Christmas is more than a humbug. It’s deadly.
Ben Scrooge has the world on his shoulders handling his recently deceased partner’s business affairs and handling his own book of business. Foreclosures are up and revenue down. A very disappointing Christmas.
Complicating matters further, the Dread is raging through south London, and the sanitariums are overflowing. The infirmed are attacking people throughout the night. Some swear the dead are coming back to life. Ben, however, thinks it foolishness, and he has no time for it.
He’s about to find out who the fool truly is, and only a miracle, or something like it, can save him.
Now meet the author –
* You are going to be new to many of my readers. Tell us about yourself.
I’m a new author but I’ve been writing for a while. This is my first time publishing a novel. I have a 9-5 to pay the bills and my Netflix subscription.
* Tell us about the book that’s just come out.
It’s a retelling of a Christmas carol, heavy emphasis on ‘retelling’. I kept some basic elements of Charles Dicken’s story and created a subplot with original characters. Ebenezer ‘Ben’ Scrooge is a moneylender who’s partner died three months before the onset of the Dread. This dread has killed many victims who rise and attack South Londoners. Three mages arrive to assist but there’s only so much they can do too. They need Ben’s help.
* What started you on your love of writing?
My love of reading. Many years ago I was hooked on the Meredith Gentry series, but book three ended on a cliffhanger. I was obsessed trying to work out what happened next. And then I wondered if I could work out my own story. So I did. Many years and notebooks later, I finished my first novel.
* Do you write in more than one genre – tell us a little about each one and the books you’re working on in each?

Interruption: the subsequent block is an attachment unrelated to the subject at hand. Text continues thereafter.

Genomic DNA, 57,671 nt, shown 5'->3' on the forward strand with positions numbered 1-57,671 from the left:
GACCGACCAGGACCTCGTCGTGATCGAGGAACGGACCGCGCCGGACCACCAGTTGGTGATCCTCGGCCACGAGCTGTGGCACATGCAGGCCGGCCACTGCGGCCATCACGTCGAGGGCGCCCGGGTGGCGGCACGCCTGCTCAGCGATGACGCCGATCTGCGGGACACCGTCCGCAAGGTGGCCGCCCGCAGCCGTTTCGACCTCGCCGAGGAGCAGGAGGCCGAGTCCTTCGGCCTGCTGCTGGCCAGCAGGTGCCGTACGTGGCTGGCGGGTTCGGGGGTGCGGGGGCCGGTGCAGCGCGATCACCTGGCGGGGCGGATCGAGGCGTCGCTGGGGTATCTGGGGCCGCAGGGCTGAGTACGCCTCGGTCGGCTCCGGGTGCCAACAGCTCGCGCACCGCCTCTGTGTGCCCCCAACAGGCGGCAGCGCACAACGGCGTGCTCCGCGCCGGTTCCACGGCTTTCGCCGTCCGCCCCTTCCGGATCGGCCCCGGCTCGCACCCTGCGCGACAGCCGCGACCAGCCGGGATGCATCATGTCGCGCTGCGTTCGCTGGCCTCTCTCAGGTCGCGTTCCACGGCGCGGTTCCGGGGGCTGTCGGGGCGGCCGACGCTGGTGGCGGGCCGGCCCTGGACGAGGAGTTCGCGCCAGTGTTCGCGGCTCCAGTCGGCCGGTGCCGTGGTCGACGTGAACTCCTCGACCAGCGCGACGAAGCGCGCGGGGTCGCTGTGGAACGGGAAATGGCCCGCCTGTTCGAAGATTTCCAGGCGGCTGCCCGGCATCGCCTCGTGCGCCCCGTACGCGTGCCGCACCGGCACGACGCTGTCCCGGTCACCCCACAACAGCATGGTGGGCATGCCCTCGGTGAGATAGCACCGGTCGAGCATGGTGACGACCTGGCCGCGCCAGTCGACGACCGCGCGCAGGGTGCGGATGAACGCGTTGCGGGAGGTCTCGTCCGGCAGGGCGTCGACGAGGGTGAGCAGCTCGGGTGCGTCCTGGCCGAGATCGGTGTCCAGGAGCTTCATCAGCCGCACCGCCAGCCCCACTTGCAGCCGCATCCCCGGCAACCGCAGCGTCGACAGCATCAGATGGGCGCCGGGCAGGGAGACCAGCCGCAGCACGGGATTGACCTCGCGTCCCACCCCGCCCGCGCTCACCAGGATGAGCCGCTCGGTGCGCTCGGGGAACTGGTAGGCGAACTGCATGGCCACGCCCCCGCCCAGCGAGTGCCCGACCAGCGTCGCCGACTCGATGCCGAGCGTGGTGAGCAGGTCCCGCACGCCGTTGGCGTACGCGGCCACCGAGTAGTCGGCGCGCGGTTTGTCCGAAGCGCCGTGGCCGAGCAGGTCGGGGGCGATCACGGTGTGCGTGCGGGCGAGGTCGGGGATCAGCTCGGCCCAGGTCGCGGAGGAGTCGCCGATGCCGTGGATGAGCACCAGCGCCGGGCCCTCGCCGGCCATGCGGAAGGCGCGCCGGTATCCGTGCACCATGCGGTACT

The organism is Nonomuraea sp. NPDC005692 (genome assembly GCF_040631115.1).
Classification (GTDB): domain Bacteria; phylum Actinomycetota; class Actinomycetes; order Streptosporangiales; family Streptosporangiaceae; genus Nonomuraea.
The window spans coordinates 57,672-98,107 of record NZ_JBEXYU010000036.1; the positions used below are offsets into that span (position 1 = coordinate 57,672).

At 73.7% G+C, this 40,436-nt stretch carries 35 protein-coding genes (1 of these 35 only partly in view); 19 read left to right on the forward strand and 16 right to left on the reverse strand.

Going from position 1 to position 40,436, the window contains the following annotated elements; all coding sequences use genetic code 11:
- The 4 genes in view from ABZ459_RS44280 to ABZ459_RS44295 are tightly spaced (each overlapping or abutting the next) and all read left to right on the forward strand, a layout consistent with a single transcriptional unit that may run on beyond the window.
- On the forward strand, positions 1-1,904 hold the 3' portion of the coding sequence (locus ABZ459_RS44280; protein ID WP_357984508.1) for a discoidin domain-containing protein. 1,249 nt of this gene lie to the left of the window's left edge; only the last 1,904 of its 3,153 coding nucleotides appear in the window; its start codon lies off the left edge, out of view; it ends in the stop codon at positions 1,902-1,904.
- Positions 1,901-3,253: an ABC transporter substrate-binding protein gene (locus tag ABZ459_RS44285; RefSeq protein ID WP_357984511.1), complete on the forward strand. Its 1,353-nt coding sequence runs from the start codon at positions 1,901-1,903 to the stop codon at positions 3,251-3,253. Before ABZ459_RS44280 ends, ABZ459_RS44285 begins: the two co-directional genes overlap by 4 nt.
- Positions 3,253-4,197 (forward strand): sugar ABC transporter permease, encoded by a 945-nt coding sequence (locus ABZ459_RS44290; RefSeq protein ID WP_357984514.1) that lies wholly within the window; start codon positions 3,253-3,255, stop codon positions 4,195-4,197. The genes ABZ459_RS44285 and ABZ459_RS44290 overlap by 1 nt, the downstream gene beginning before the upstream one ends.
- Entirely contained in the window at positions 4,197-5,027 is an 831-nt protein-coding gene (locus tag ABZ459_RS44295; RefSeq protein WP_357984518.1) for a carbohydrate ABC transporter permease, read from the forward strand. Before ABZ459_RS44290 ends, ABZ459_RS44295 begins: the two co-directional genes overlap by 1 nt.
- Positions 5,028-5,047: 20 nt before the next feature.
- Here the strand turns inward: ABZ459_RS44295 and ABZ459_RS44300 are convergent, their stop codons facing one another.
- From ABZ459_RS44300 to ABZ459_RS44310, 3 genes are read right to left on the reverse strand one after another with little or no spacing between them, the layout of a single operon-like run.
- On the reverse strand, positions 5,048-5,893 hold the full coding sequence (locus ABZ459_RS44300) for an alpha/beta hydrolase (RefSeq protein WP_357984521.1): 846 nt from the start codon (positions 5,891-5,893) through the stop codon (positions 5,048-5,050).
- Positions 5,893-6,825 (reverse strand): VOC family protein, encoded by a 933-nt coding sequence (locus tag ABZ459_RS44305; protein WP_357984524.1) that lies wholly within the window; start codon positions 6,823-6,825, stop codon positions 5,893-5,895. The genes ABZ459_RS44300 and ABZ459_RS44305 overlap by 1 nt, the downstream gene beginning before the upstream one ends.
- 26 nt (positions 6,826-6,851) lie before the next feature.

I really love Gaslamp fantasy and steampunk. Shambling and Shadows reflects that. I’m working on a steampunk western at the moment that I hope to have done soon. I also write contemporary Paranormal romance. I have a story in the Heart of Carolina Romance writers anthology.
* Have you attended any writing conference or classes? Tell us about some that and some that have been especially helpful.
Many years ago I met someone who told me about the local RWA chapter. I went to a meeting but didn’t have the money to join until much later. Being a part of the chapter has introduced me to a lot of workshops and networking that I wouldn’t have found on my own.
* Are you a member of any writing groups?
Heart of Carolina Romance writers! 😊
* How attached do you get to your characters? Do you know what happens after the book ends?
I don’t know. I think when the story is done, it’s done but I do think about Ben and Michaela (from Shambling and Shadows) from time to time. I’d like to see them but in separate books. For now though all my focus is on the one I’m presently writing.
* Describe your ‘perfect’ writing day.
One where I am in the mood to write and have a lot of coffee doing it. A great comfy chair and a large screen are a must.
* Could you tell us the one question you wish people would ask about your writing… and don’t forget the answer.